Buy To Let Frequently Asked Questions

There are many differences. Landlords typically apply for interest-only buy to let mortgages to maximise their profit margin and cash flow. Whereas, residential mortgages are often taken on a repayment (capital and interest) basis to ensure that the mortgage is redeemed at the end of the overall term. The way buy to let and residential mortgages are calculated is also different. With buy to let mortgages, lenders will largely base affordability on the monthly rental assessment for the property. With residential mortgages, affordability will be based on many factors such as the applicant’s income, financial commitments, adverse credit position and loan term.
Mortgage lenders typically allow applicants to have a maximum of 10 Buy to Let mortgages in their portfolio but there are a few exceptions that allow more. This criteria may also be different if the Buy to Let mortgages are acquired through a Limited Company instead of on a personal basis.
This depends on whether the mortgage was acquired on a Repayment or Interest-Only basis. Repayment mortgages are cleared upon expiration of the overall mortgage term. Whereas, with an Interest-Only mortgage the capital balance will be payable at the end of the mortgage term. Most landlords acquire Buy to Let mortgages on an Interest-Only basis to maximise their short-term profit and cash flow. To be accepted for an Interest-Only Buy to Let mortgage, applicants must provide a Repayment Vehicle - such as Sale of Property, Redemption via Investment Funds, etc - to declare how the capital balance will be repaid.
Yes, this may be possible. If there is sufficient equity in the property (a minimum of 20%), a satisfactory rental assessment and if the property meets the lender’s criteria, you should be able to acquire a Buy to Let mortgage. Let to Buy is a common process to convert a Residential to Buy to Let mortgage.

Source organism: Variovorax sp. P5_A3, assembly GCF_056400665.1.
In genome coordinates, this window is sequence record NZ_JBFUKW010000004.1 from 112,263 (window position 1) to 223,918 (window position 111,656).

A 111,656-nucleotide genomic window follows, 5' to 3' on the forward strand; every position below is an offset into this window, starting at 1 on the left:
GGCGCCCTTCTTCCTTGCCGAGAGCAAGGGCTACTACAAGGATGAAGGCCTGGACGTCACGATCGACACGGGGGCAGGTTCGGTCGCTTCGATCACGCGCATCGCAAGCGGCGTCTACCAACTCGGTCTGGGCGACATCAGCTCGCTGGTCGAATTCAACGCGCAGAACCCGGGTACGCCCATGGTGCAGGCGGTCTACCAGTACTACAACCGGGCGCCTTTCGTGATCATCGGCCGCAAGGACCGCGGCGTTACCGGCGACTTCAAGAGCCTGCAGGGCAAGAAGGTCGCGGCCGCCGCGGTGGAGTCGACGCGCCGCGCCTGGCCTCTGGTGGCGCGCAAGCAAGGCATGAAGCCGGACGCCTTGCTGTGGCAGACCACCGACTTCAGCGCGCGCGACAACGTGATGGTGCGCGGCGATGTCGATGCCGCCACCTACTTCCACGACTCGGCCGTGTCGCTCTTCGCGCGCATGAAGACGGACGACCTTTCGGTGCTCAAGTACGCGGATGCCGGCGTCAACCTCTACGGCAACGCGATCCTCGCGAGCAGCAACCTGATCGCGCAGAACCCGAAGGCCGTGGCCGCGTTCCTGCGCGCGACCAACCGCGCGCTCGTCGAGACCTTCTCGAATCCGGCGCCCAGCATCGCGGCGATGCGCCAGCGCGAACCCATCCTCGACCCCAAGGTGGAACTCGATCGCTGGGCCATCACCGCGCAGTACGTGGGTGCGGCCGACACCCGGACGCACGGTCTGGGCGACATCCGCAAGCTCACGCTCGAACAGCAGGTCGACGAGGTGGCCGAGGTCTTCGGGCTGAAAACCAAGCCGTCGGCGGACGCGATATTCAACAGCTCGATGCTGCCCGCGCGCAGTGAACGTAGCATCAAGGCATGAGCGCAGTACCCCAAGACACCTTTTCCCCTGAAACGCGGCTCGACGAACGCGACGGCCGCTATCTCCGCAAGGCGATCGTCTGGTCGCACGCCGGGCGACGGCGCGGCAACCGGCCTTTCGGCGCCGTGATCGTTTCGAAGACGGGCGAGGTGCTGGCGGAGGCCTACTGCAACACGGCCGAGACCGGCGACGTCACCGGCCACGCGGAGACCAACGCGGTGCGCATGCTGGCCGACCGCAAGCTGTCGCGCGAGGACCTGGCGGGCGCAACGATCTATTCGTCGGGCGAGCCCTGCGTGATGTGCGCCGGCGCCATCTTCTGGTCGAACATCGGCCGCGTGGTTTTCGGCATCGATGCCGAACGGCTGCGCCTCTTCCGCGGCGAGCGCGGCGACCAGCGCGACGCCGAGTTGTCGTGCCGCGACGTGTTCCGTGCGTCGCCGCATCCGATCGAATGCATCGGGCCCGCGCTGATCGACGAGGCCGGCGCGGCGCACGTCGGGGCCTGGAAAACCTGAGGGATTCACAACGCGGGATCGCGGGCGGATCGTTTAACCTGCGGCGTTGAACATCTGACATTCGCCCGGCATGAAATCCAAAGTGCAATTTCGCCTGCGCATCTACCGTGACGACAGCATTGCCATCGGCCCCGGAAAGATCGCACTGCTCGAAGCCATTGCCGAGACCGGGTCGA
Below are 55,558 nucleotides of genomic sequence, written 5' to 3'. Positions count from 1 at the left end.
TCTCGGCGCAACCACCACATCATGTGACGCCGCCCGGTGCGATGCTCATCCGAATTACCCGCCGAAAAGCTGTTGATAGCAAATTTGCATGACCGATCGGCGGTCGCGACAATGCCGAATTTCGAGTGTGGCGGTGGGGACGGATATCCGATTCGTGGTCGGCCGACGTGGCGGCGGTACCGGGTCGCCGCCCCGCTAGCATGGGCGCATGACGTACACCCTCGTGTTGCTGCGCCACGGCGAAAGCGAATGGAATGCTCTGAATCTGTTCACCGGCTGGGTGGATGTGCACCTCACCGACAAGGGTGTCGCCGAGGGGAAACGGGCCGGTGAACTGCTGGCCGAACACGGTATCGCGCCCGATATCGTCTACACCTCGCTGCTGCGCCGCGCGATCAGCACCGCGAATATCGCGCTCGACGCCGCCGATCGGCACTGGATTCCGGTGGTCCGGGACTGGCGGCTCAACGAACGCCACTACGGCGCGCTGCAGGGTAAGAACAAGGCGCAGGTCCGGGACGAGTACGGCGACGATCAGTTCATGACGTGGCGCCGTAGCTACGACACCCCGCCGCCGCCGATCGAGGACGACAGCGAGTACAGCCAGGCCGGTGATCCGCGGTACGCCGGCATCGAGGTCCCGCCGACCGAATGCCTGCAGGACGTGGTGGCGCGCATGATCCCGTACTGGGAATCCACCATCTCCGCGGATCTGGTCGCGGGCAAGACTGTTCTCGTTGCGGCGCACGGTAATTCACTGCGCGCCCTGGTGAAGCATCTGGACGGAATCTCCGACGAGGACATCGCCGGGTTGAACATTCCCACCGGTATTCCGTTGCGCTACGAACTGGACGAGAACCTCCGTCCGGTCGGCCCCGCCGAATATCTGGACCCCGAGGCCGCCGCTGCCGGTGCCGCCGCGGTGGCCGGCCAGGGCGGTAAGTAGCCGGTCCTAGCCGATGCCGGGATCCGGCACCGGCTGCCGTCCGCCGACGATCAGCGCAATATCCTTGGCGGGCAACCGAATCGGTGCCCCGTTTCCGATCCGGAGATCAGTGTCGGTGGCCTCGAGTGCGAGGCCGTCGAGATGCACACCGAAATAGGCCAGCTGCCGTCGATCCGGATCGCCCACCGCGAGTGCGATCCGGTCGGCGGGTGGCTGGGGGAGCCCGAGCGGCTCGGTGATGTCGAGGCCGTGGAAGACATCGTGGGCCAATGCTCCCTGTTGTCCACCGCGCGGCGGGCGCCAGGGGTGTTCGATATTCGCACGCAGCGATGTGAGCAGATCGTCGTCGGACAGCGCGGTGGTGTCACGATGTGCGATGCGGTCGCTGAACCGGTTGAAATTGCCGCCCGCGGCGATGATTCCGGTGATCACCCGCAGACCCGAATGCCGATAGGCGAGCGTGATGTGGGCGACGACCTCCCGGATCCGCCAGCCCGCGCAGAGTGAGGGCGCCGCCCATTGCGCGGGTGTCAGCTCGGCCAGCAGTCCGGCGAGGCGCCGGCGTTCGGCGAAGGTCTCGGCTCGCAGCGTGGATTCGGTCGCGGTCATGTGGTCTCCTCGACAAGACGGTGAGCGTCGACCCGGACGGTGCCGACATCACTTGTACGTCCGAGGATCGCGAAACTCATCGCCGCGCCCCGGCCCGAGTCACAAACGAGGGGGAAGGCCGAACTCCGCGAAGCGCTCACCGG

If you use Boon Brokers for mortgage advice, you will not be charged a broker fee at any stage of the transaction. This is quite unusual in the broking industry - an average mortgage broker fee is between £300.00 - £500.00 according to the Money Helper Service. With Boon Brokers you will make a significant saving straight away. On top of a broker fee, Buy to Let mortgage lenders may charge a booking fee. This is likely to be between £999 - £2,000 depending on the selected mortgage product. Lastly, a valuation fee of up to £500 may be payable at application stage too.
Yes, interest rates are normally higher for Buy to Lets than Residential mortgage products at the same Loan-to-Value percentage. This is because of the heightened risk to the lender. Buy to Let mortgage lenders rely on a third-party, the tenant, to meet their monthly rental commitment as per the Tenancy Agreement. If they fail to make a payment to the landlord, there is a high risk of a mortgage default. As a Buy to Let mortgage lender does not vet tenants at any stage, they are relying on your judgement as the applicant to select suitable occupiers. Whereas, with Residential mortgage applications, the lender’s risk is lower as they only need to assess your ability to repay the loan and there are no third parties that may cause repayment issues.
Yes, a family member can live in a Buy to Let property as long as the mortgage is on a Consumer Buy to Let basis. If a family member resides in a property that has a Business Buy to Let mortgage (which represents most of Buy to Let mortgages in the market), this would be mortgage fraud.
Yes, Airbnb does technically count as a Buy to Let. However, there are very few mortgage lenders at this time that offer Buy to Let mortgages for Airbnb properties. This is because, for many lenders, the risk of rental voids is too high if the property is untenanted for a prolonged period.